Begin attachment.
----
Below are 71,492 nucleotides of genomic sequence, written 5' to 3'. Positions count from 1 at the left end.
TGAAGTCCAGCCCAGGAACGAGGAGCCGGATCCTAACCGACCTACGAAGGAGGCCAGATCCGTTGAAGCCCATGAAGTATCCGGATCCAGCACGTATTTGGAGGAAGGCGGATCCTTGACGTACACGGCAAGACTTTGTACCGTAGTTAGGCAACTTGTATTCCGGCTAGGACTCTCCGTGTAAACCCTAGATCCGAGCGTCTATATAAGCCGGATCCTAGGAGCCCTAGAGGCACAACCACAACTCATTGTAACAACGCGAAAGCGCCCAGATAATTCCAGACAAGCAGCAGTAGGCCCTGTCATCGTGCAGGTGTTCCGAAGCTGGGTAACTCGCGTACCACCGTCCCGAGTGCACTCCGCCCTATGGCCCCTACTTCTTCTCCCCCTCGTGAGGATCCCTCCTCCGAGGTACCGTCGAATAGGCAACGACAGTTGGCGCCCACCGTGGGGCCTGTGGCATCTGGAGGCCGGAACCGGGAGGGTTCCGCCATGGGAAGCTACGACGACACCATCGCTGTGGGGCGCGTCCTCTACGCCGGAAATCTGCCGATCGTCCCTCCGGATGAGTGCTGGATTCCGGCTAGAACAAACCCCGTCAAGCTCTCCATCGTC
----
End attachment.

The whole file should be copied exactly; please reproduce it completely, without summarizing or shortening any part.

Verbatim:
Below are 71,492 nucleotides of genomic sequence, written 5' to 3'. Positions count from 1 at the left end.
TGAAGTCCAGCCCAGGAACGAGGAGCCGGATCCTAACCGACCTACGAAGGAGGCCAGATCCGTTGAAGCCCATGAAGTATCCGGATCCAGCACGTATTTGGAGGAAGGCGGATCCTTGACGTACACGGCAAGACTTTGTACCGTAGTTAGGCAACTTGTATTCCGGCTAGGACTCTCCGTGTAAACCCTAGATCCGAGCGTCTATATAAGCCGGATCCTAGGAGCCCTAGAGGCACAACCACAACTCATTGTAACAACGCGAAAGCGCCCAGATAATTCCAGACAAGCAGCAGTAGGCCCTGTCATCGTGCAGGTGTTCCGAAGCTGGGTAACTCGCGTACCACCGTCCCGAGTGCACTCCGCCCTATGGCCCCTACTTCTTCTCCCCCTCGTGAGGATCCCTCCTCCGAGGTACCGTCGAATAGGCAACGACAGTTGGCGCCCACCGTGGGGCCTGTGGCATCTGGAGGCCGGAACCGGGAGGGTTCCGCCATGGGAAGCTACGACGACACCATCGCTGTGGGGCGCGTCCTCTACGCCGGAAATCTGCCGATCGTCCCTCCGGATGAGTGCTGGATTCCGGCTAGAACAAACCCCGTCAAGCTCTCCATCGTC